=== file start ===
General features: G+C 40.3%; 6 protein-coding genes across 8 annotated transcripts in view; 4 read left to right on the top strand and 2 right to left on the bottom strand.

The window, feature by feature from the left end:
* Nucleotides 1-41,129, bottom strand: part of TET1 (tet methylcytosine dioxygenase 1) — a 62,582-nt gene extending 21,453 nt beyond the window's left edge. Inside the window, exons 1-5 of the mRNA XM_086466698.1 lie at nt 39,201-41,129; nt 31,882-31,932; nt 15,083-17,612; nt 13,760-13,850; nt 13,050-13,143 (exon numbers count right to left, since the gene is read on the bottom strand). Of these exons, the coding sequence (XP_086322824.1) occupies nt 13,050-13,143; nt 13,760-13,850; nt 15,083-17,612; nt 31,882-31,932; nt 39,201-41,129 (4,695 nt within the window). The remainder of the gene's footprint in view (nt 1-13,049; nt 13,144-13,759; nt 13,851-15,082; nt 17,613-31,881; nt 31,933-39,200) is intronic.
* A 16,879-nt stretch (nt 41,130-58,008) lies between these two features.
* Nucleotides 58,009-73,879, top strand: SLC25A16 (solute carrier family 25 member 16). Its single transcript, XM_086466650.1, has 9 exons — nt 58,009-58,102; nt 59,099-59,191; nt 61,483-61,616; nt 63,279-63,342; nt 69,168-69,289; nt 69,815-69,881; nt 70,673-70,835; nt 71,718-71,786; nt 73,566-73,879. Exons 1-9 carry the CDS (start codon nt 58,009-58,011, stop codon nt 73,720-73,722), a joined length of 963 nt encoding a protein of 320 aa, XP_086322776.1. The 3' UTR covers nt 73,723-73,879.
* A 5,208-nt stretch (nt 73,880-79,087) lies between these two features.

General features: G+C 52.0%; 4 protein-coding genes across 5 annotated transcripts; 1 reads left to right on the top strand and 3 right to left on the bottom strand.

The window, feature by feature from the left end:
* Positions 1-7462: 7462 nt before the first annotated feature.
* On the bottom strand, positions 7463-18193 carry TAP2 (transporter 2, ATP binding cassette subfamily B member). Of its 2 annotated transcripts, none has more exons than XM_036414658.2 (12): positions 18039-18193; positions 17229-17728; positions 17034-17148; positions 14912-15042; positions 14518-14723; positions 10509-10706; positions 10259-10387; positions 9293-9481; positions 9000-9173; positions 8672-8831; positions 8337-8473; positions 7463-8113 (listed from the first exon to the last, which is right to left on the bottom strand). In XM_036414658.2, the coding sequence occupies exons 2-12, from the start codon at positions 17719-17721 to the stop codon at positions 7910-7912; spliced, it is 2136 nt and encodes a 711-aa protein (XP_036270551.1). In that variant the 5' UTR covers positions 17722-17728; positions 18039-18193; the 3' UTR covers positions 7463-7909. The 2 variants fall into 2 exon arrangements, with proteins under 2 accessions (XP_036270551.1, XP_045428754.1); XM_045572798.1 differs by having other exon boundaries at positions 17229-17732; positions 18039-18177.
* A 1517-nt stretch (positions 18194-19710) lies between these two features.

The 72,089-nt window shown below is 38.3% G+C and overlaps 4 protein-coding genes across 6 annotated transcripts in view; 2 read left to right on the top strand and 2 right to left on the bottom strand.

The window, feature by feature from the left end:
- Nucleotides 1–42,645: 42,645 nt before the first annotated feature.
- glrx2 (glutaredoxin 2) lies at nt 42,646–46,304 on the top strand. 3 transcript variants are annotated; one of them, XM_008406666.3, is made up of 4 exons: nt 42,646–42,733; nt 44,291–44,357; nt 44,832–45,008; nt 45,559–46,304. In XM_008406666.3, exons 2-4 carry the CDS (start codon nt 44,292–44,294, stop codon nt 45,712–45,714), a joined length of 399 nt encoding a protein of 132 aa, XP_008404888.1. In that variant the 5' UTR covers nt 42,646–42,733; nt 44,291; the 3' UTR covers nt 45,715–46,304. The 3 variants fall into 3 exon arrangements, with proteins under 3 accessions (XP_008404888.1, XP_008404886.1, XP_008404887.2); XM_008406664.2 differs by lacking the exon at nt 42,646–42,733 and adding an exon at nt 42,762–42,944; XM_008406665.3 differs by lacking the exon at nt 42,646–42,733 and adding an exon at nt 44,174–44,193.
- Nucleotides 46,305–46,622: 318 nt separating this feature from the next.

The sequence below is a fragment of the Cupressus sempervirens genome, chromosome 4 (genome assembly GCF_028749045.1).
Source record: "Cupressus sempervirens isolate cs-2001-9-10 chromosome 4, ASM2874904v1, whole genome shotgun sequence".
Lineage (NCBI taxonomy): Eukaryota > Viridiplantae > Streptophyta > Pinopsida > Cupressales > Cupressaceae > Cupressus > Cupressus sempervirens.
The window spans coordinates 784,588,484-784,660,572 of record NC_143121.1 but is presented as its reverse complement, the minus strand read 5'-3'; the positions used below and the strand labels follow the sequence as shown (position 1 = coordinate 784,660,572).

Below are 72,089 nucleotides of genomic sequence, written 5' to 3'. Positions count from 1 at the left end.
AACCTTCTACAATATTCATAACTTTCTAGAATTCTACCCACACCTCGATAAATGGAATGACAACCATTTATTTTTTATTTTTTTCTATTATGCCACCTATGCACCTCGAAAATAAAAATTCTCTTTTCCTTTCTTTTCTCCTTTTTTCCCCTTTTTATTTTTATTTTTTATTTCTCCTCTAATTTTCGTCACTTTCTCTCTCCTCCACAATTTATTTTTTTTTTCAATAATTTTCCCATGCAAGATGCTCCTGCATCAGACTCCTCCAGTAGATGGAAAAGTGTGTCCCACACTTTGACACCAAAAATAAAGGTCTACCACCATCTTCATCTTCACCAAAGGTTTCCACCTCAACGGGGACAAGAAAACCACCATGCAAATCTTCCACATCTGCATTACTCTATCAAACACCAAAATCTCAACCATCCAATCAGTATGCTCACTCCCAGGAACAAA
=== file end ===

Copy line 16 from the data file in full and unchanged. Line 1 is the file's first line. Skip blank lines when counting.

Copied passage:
- Nucleotides 46,305–46,622: 318 nt separating this feature from the next.